Cuba Shuffles Communist Party Leadership And Approves Economic Reforms

Fidel and Raúl Castro at the closing of Cuba's Communist Party Congress. Photo by Ismael Rodríguez.
Fidel and Raúl Castro at the closing of Cuba's Communist Party Congress. Photo by Ismael Rodríguez.
Fidel and Raúl Castro at the closing of Cuba's Communist Party Congress. Photo by Ismael Rodríguez.

Today in Latin America

Top Story — The Cuban Communist Party changed its leadership Tuesday, but gave little indication as to whom they planned to entrust the revolution as the old guard nears the grave.

As expected, the Party Congress officially retired Fidel Castro, who had held the title of first secretary. Fidel Castro wrote in a Reflection published last month that he gave up the position in 2006 when he became ill and his brother Raúl took over as head of state, but Raúl’s formal ascension to the position of first secretary did not take place formally until Tuesday.

The choice to replace Raúl Castro as second secretary of the party — José Ramón Ventura Machado — dashed expectations that the party leadership would reveal a young politician being groomed for power. Ventura Machado, 80, fought in the revolution with the Castros and has worked for the Cuban government since the revolution triumphed in 1959.

The Communist Party had not held a congress for 14 years before this weekend.

Fidel Castro, 84, attended the closure of the Party Congress, but did not speak.

While no one figure stood out, several younger politicians rose to positions of importance. Former Economy Minister Marino Murillo, 50, was elected to the party’s leadership council, as were current Economy Minister Adel Izquierdo, 65, and the Communist Party Chief of Havana Lazara Mercedes López, 46.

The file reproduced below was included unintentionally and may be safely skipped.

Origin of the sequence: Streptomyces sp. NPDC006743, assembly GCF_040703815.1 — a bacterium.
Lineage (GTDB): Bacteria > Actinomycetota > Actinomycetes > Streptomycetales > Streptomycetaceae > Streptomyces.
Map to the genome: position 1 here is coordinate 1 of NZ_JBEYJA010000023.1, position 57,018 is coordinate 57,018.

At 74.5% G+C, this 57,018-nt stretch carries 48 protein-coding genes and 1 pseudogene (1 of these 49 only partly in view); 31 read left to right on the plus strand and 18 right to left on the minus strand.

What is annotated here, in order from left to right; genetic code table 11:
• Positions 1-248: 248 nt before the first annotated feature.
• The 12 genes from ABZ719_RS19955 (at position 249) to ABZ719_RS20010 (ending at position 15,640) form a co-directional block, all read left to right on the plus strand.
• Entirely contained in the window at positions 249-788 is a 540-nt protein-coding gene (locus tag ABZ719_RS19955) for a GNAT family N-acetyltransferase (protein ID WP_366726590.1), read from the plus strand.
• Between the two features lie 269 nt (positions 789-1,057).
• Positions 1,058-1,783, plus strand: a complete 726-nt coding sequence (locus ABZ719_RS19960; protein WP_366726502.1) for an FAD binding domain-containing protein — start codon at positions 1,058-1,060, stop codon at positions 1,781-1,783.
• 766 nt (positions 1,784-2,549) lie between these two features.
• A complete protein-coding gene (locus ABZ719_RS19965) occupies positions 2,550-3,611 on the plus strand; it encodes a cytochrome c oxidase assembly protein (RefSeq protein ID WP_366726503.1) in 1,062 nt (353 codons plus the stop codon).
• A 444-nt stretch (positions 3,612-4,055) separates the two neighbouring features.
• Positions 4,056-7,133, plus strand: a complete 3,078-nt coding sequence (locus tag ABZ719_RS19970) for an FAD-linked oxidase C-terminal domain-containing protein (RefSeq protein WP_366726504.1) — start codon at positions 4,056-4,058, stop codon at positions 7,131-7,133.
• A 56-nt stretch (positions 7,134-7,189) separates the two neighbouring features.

The new roster for the Communist Party is available at CubaDebate.

The changes in the party leadership come just days after Castro proposed enacting term limits in order to rejuvenate the island’s political system, currently presided over by the geriatric generation that came to prominence in the 1950s and 1960s.

The Congress approved a package of 300 economic reforms aimed at liberalizing the island’s economy, while maintaining the central planning of the socialist system, The Financial Times reports. The reforms were based on the “Guidelines to Economic and Social Policy,” released in November.

Raúl Castro, the driving forces behind the effort to reform the economy, reaffirmed the political leadership’s commitment to socialism in his closing speech. “Modernizing the economic model is not a miracle that can be accomplished overnight like some believe,” Castro said, adding that he would never allow “the return of a capitalist regime.”

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Image: CubaDebate.

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One comment

  1. It’s not only the Castro dictatorship that has one foot in the grave but , more importantly, the ridiculous “communist” economic system they have used to control the people of Cuba and destroy all civil rights.

    Que viva Cuba libre!

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